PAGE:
Broadway composer Jerry Herman, whose brassy, showstopping tunes for “Hello, Dolly!” “Mame” and “La Cage aux Folles” marked him as the heir to the Tin Pan Alley tradition of Irving Berlin, died Dec. 26 in Miami. He was 88.
Herman was born on July 10, 1931, in a hospital not far from New York’s theater district. He was the only child of Harry and Ruth Herman. His parents were teachers and amateur musicians who ran a summer camp in upstate New York. Herman was playing piano by the time he was 5, and wrote songs for the camp’s revues. But it wasn’t until he saw Ethel Merman in “Annie Get Your Gun” that he saw music as a career. “It was like a door opening; it really started everything moving in my life,” Herman told the Los Angeles Times in 1992.
He managed to get an audition with Frank Loesser, composer and lyricist of “Guys and Dolls,” who encouraged Herman to keep at it. Herman studied drama at the University of Miami and, after graduating in 1953, became a professional songwriter. His first Broadway musical, 1961’s “Milk and Honey,” about a group of American widows in Israel, was a hit, running for 543 performances and garnering Herman his first Tony nomination for original score. He would go on to win two Tonys, for “Hello, Dolly!” and “La Cage aux Folles.”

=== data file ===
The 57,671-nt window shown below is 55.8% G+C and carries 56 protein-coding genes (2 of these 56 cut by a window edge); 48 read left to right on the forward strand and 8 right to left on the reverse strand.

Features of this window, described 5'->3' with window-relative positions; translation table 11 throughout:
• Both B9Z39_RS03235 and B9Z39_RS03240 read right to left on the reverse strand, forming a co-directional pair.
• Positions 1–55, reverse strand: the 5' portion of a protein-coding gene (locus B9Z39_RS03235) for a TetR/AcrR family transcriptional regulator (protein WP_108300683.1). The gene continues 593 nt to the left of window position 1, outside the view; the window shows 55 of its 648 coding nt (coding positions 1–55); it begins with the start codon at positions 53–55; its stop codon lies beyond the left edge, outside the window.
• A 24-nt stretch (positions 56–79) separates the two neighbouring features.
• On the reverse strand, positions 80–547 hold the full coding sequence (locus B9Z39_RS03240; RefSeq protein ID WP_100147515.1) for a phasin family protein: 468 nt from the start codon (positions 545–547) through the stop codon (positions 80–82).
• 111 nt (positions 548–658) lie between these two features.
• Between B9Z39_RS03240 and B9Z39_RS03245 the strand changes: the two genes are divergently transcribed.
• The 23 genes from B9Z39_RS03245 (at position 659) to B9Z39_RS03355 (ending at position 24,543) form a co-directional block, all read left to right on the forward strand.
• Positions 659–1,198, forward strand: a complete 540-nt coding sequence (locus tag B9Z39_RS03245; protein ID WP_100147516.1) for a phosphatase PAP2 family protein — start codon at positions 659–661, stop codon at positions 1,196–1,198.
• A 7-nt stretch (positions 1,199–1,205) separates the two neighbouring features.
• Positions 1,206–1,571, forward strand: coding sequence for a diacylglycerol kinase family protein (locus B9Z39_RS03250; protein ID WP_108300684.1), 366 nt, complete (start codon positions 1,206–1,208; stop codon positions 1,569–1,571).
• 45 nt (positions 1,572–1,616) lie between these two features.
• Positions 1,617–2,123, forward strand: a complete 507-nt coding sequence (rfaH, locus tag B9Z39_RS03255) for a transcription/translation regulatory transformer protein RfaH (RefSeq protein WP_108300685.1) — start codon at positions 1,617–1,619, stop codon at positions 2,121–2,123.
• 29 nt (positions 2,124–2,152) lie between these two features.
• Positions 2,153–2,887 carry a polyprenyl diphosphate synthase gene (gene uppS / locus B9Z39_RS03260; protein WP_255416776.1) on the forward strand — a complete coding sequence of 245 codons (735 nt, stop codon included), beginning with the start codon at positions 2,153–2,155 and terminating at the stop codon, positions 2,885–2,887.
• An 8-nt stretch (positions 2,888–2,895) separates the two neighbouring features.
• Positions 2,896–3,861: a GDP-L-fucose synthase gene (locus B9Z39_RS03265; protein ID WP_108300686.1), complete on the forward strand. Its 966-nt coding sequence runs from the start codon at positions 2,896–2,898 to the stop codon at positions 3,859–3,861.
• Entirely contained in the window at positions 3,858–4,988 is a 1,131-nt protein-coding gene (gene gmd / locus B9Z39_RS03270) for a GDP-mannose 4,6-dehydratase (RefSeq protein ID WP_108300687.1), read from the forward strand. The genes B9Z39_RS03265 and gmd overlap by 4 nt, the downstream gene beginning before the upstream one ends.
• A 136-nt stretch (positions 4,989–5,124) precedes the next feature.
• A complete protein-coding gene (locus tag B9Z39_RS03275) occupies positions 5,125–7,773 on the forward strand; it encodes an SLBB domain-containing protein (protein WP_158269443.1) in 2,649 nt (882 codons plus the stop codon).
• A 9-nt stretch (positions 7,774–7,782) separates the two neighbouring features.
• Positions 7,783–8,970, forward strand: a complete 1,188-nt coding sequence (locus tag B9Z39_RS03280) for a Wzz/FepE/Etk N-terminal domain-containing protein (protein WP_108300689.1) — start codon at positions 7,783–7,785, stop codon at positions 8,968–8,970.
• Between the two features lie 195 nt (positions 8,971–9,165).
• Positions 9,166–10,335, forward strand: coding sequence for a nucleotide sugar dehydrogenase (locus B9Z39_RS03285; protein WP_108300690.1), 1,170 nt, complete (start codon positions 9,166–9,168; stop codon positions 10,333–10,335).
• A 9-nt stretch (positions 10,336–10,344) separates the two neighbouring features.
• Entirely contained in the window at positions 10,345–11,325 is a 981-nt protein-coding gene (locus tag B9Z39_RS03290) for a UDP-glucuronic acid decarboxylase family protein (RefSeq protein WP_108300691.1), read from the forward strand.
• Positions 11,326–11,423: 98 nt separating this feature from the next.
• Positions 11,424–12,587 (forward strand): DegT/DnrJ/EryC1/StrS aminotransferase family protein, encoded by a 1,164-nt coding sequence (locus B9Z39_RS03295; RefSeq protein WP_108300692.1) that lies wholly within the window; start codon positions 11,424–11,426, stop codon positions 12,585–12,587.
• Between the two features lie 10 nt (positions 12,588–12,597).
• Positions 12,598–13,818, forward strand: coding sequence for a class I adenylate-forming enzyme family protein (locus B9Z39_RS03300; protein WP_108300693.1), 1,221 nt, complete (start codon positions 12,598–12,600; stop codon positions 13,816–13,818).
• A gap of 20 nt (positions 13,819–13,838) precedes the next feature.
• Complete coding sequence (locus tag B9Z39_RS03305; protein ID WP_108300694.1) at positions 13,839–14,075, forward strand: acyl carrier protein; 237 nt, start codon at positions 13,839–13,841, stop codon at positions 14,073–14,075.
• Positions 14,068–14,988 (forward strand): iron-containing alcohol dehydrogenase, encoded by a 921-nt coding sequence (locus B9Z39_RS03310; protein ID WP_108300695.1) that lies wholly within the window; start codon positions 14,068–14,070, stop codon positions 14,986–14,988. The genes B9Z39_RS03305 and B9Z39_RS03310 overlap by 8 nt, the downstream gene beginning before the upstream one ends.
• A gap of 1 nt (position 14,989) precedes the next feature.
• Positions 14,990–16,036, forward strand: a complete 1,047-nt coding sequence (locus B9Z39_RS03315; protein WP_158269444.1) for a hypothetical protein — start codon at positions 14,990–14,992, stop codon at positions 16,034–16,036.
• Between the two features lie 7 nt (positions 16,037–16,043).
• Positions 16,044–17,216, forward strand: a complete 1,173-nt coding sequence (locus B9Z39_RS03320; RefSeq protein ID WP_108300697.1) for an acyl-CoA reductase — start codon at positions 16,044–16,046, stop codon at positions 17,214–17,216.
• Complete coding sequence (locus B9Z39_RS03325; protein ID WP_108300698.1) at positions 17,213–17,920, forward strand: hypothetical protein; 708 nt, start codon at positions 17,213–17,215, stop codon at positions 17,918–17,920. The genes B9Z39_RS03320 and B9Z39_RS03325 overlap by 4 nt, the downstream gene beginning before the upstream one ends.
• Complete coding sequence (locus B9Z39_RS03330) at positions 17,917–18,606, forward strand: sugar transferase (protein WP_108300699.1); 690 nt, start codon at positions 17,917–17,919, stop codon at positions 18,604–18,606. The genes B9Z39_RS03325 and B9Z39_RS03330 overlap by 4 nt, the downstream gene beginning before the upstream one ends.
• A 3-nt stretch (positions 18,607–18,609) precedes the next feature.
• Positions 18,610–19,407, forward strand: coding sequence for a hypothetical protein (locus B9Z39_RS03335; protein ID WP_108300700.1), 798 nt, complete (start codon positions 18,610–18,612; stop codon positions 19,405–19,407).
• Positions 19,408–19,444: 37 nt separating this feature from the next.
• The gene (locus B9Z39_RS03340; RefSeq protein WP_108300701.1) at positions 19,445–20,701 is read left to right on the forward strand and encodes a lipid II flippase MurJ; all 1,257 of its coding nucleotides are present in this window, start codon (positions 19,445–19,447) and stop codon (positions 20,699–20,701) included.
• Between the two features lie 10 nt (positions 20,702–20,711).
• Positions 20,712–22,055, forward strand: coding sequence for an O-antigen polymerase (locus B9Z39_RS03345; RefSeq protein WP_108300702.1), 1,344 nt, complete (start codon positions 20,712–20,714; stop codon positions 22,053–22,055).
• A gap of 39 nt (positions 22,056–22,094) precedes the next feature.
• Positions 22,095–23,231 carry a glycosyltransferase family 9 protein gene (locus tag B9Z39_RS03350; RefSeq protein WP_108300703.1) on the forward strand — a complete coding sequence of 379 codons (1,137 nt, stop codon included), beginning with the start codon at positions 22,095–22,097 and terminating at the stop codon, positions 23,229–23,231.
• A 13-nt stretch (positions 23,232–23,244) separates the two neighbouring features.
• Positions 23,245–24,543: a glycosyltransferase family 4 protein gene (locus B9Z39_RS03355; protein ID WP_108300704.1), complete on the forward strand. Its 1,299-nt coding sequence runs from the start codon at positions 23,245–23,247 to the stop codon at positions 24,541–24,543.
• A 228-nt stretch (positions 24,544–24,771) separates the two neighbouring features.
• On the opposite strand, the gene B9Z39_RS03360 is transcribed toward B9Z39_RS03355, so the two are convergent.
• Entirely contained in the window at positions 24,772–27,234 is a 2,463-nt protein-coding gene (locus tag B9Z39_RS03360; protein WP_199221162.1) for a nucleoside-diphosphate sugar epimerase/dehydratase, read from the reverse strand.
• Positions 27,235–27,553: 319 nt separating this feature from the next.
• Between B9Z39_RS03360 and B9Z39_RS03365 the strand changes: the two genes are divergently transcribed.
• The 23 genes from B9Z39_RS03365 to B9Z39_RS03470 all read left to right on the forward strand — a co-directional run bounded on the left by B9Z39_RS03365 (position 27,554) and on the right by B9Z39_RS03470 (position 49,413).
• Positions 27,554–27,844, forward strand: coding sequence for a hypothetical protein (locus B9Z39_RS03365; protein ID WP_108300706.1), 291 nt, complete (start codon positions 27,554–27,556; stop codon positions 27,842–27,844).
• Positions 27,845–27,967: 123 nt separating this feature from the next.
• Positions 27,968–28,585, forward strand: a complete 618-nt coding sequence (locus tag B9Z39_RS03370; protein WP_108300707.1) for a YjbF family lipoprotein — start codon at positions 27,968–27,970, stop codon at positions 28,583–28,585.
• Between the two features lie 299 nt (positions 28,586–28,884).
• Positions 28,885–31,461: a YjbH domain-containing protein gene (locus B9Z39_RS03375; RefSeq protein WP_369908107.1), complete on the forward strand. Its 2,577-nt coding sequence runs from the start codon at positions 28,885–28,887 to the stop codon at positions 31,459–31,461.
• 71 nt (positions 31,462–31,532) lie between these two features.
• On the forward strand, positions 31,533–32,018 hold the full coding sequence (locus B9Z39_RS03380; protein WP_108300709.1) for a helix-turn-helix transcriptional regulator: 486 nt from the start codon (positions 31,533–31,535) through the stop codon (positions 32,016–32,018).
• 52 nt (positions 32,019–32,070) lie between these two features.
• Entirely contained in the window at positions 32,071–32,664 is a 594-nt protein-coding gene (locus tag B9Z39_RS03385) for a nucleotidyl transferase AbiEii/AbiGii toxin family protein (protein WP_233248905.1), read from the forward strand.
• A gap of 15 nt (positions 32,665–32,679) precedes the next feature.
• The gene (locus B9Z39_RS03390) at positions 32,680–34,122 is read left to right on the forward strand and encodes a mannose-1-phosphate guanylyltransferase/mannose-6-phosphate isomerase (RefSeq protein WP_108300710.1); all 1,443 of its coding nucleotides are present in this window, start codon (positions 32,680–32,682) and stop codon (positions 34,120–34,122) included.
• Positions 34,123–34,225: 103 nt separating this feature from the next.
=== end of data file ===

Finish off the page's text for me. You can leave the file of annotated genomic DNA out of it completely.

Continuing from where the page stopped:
It also led to a call from producer David Merrick, who asked him to write samples for a musical based on Thornton Wilder’s “The Matchmaker.” Writing furiously over a weekend, Herman composed four songs — and got the job. The show was 1964’s “Hello, Dolly!” With 2,844 performances, it was, for a time, Broadway’s longest-running musical. Dolly Levi, the indomitable matchmaker, has been played by Merman, Carol Channing, Ginger Rogers, Martha Raye, Betty Grable, Phyllis Diller and, in 1968, Pearl Bailey, leading an all-black cast. The show’s title song was a No. 1 hit for Louis Armstrong and knocked the Beatles off the top of the charts. With the lyrics changed to “Hello, Lyndon,” it was the theme song for Lyndon Johnson’s 1964 presidential campaign.
Herman followed up “Dolly” with another hit, “Mame,” starring Angela Lansbury, which ran for 1,508 performances. The original cast recording won Herman a Grammy.
Herman hit a dry spell after “Mame.” “Dear World” (1969), “Mack & Mabel” (1974) and “The Grand Tour” (1979) were commercial flops. But in 1983, he had another hit with “La Cage.” Based on a French farce, with a book by Harvey Fierstein, the story of two gay lovers and drag queens was a breakthrough for Broadway, running for 1,761 performances. “I Am What I Am” became a gay pride anthem, and it is the only musical to win two Tonys for best revival, in 2004 and 2010.
It also was Herman’s last musical. He retired with his partner, Martin Finkelstein, who died of AIDS in 1989. Herman contracted AIDS in 1985 but was able to control the disease with experimental therapies. He moved to Miami with his husband, Terry Marler, who survives him. On Jan. 7, Broadway theaters will dim their lights in Herman’s memory.